Introduction to The Revolt of “Mother”

by Charles Dudley Warner

From A Library of the World's Best Literature Ancient and Modern Vol. XXXIX. (The International Society, New York: 1897)

Some of the most artistic and pleasing fiction by the younger school of American writers has been that dealing with the rural types of New England. Half a century ago, Sylvester Judd in his ‘Margaret’ revealed the possibilities of this field. With increasing skill and carefulness of observation it has been cultivated since by capable native authors. A pioneer like Mrs. Stowe has been followed in later days by Mrs. Rose Terry Cooke, Mrs. Slosson, Miss Jewett, and Miss Wilkins; and the depiction of New England character has been fruitful for literature.

Mary E. Wilkins, of the younger school, has been markedly popular and successful. She began in the 1880's to publish unpretentious magazine stories, not striking enough to make a sensation, and hence not attracting general attention until gathered into book form. But they revealed an intimate knowledge of the poetry, humor, and pathos of the life of plain country folk, a deep though not obtrusive sympathy with their every-day lot. The plot with Miss Wilkins is little: the analysis of character, the picture of a bit of human nature, much, — everything, indeed. She has come naturally into a first-hand acquaintance with the people and scenes she elects to represent. Born in the little Massachusetts village of Randolph, Miss Wilkins was educated at that typical New England institution, Mt. Holyoke Seminary. For a time she lived at Brattleboro, Vermont; but in 1883 returned to her native town, which has since been her headquarters. Thus she has been able to study long and closely the New England men and women — the latter in especial — who throng her pages. Old maids in the pale virginal round of their days; children with their homely little doings and very actual pleasures and heart-aches; day laborers with their touches of uncouth chivalry; almshouse inmates sunning themselves in memories of bygone better times; weather-worn farmers and their work-worn wives; girls love-smitten, whose drama is none the less dramatic because expressed in dubious grammar, — such are the folk of her creation. The idyls and tragedies of the rustic community — a world in little — are writ large in her sketches; the New England traits are caught unerringly.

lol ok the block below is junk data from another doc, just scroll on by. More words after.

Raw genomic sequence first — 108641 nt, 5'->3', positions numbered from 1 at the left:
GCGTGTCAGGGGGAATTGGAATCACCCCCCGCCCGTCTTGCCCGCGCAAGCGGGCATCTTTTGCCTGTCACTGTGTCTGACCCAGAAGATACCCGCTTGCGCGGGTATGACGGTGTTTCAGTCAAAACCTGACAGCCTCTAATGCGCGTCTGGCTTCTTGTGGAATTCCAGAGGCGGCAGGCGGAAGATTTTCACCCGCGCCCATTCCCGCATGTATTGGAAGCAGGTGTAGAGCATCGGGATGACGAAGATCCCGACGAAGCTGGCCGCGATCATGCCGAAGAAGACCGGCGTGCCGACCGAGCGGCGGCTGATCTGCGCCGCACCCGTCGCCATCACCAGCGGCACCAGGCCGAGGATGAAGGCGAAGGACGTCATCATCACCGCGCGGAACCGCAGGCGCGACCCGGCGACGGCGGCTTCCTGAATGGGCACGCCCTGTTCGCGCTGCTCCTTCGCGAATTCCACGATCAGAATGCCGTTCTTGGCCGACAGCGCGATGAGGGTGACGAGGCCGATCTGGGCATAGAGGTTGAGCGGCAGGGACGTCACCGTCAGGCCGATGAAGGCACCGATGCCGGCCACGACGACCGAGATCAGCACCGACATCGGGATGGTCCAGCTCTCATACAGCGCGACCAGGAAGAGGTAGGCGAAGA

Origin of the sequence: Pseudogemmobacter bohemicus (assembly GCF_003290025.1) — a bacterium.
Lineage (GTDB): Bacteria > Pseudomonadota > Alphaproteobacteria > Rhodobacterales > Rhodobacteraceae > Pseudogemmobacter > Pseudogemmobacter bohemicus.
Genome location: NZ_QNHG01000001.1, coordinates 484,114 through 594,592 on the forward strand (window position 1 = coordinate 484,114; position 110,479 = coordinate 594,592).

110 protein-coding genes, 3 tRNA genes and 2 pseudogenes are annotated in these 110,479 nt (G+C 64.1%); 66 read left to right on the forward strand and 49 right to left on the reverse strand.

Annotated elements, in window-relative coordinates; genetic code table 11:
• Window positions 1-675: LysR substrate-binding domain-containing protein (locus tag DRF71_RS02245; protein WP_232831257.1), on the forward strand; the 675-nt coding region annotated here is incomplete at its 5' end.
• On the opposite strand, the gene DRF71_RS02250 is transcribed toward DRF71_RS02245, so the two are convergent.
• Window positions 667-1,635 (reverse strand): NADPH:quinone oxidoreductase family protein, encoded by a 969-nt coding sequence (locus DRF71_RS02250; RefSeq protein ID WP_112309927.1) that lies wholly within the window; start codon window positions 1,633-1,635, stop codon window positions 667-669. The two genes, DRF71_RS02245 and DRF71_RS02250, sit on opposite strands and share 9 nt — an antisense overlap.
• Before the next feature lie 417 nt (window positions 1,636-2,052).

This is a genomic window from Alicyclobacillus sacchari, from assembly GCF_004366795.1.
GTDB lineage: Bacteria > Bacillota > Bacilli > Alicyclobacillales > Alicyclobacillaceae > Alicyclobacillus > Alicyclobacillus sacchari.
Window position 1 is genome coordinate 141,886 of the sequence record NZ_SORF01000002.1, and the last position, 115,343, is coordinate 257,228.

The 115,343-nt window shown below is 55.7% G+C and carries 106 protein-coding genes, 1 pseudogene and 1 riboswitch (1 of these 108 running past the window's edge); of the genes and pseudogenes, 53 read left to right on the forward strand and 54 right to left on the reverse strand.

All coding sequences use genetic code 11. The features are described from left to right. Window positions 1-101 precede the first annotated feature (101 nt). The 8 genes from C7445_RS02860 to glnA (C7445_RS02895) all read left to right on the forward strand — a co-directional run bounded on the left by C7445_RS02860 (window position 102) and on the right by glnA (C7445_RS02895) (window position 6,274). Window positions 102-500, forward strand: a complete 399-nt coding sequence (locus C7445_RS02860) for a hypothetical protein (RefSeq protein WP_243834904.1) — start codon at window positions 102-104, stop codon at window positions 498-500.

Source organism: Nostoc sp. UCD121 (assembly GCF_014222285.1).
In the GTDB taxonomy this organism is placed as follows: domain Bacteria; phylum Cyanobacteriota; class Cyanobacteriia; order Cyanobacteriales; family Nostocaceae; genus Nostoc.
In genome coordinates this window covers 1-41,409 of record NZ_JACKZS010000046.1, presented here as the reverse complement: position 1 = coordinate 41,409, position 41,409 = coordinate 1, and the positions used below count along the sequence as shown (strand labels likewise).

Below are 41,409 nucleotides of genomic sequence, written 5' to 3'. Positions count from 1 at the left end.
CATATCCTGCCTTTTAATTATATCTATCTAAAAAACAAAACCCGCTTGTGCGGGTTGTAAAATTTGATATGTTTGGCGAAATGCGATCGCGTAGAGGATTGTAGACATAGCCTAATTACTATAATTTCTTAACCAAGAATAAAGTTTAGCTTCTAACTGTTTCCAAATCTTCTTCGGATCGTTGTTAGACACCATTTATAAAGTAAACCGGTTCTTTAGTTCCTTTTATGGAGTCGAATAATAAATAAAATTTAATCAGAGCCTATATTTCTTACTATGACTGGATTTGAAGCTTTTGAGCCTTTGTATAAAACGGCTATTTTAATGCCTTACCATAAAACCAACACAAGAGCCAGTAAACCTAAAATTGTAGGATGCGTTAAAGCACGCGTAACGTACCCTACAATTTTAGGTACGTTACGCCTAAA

In spite of the strong work she has recently done in full-length fiction, Miss Wilkins's art and talent are at the happiest in some of the short tales to be found in such collections as ‘A Humble Romance,’ ‘A New England Nun,’ and ‘Young Lucretia.’ The first volume — ‘The Adventure of Ann,’ in 1886 — was an earnest of much short-story fiction which has been recognized both in the United States and England as distinguished and interesting work. In 1893 the play ‘Giles Corey, Yeoman,’ a graphic portrayal of colonial times, indicated a desire to present life more romantically and objectively; and the novels ‘Jane Field’ (1893), ‘Pembroke’ (1894), ‘Madelon’ (1895), and ‘Jerome: A Poor Man’ (1897) bore further attestation to this change in method. There is in these stories more interest of incident, and a definite attempt to paint more broadly, presenting life in its more spectacular aspects. Plain country people are still her subject-matter. The construction of this later fiction has grown steadily firmer; and it may be that eventually Miss Wilkins's most powerful writing with be cast in this mold, — though this is hardly the case at present.

Mary E. Wilkins, then, may be described as a realist increasingly leaning towards romanticism. She has declared her two favorite heroes to be Jean Valjean in ‘Les Misérables,’ and Thackeray's Colonel Newcome; her favorite novel and play to be Hugo's story named above, and Shakespeare's ‘King Lear.’ The choice is significant as indicating one who would appear to sympathize with the romantic treatment and view of life. Miss Wilkins's most mature work shows this tendency plainly; and indeed, in the best and most typical of her earlier short tales, their charm comes from something more than faithfulness in transcription. They have a delicate ideality, an imaginative suggestiveness, and a selective presentation of the inner life of thought and feeling, which is to most human beings the realest and most important part of existence. And these qualities in the author remove her entirely from the category of those whose sole stock-in-trade is a hard, narrow, vulgar insistence on so-called fact.